Iran experienced 728 earthquakes in November 2017 alone, with the strongest measuring 7.3 on the Richter scale and striking Kermanshah Province in northwest of the country near the border with Iraq, leading to the deaths of more than 400 people, according to the National Seismological Center.
Japanese experts predict that close to 400,000 people could die if a strong quake were to hit Tehran.
Out of the 728 quakes, 404 were close to 3.0 in magnitude, 278 between 3.0 and 4.0, and 45 measured at 4.0 and higher. Two quakes with the magnitude of 2.5 hit cities of Firuzkuh, Eshtehard, Taleqan and Javadabad in Tehran Province. So far, the earthquakes that have struck Tehran Province have not been stronger than 2.5 in magnitude.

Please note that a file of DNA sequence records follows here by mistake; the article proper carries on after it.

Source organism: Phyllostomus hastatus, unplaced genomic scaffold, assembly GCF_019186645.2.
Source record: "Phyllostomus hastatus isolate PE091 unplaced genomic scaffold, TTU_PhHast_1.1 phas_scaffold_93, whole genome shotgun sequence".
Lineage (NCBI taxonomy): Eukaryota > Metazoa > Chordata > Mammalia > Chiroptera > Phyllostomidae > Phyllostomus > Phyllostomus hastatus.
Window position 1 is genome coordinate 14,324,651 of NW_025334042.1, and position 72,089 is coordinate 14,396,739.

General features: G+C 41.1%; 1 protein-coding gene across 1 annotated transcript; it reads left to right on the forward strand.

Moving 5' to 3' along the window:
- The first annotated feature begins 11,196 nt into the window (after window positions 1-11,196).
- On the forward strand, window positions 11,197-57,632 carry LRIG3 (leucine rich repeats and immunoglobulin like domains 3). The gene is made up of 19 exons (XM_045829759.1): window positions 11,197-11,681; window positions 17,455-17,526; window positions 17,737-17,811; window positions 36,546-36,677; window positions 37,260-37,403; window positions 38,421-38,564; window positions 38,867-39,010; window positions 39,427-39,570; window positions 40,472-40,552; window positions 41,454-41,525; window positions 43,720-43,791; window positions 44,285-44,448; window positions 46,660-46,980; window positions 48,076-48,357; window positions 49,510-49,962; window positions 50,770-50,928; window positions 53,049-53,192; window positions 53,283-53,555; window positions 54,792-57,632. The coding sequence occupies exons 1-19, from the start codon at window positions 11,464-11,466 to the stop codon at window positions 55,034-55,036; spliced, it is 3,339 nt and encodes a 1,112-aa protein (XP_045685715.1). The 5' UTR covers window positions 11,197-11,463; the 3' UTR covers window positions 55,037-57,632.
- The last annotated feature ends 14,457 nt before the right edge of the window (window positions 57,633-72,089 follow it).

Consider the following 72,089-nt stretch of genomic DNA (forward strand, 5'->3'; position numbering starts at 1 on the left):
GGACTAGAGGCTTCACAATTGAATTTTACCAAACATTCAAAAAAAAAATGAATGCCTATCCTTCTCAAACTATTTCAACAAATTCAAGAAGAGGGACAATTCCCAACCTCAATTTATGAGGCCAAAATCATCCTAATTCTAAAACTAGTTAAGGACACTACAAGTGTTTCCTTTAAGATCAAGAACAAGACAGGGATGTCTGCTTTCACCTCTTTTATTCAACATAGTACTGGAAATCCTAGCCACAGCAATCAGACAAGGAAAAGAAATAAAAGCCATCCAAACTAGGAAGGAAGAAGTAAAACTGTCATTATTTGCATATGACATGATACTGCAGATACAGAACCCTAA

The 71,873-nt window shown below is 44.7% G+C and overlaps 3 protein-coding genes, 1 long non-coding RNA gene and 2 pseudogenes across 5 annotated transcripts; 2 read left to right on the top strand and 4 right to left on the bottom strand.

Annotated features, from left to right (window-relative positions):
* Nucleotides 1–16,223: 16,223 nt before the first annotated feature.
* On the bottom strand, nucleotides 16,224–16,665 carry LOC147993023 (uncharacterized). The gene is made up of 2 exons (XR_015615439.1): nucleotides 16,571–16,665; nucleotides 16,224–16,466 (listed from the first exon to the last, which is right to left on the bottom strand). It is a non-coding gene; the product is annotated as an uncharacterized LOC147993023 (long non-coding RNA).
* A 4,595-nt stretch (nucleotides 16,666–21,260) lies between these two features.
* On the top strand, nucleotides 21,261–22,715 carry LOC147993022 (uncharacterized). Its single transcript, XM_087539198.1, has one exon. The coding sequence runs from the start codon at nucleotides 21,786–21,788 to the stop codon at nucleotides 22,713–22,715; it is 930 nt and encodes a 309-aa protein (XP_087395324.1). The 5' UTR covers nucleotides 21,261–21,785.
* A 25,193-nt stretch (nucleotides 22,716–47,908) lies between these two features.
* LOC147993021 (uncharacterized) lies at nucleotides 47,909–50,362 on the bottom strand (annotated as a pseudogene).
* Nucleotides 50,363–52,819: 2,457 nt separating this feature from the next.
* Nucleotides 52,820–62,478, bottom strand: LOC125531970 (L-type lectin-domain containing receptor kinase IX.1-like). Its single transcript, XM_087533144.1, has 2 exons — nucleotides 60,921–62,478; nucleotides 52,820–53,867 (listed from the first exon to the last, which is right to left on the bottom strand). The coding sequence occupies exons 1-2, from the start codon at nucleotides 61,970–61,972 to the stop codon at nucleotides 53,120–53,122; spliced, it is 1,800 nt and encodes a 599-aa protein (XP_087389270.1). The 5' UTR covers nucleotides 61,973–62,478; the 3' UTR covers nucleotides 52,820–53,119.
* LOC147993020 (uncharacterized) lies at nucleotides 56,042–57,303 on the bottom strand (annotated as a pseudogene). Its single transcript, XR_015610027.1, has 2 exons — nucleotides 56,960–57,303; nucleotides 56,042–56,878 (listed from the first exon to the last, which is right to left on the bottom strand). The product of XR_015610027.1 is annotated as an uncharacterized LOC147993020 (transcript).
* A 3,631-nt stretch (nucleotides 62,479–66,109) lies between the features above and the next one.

Currently, the government has no preparedness and response plan in place to deal with major natural disasters such as earthquakes. Without an effective hazard and emergency management plan, which should include disaster response and recovery measures, many could die if a strong earthquake struck major urban areas such as Tehran.
An earthquake measuring between 6.9 and 7.1 in magnitude would accelerate at the rate of six-tenths of gravity, or 600 centimeters squared per second, according to a report by ISNA [Iranian Students News Agency], quoting Dr. Nemat Hassani, director of the Civil, Water and Environment Engineering Faculty of Shahid Beheshti University.
Dr. Hassani added: “If an earthquake with that magnitude hits Tehran, 500,000 homes will be destroyed and 250,000 people will lose their lives.”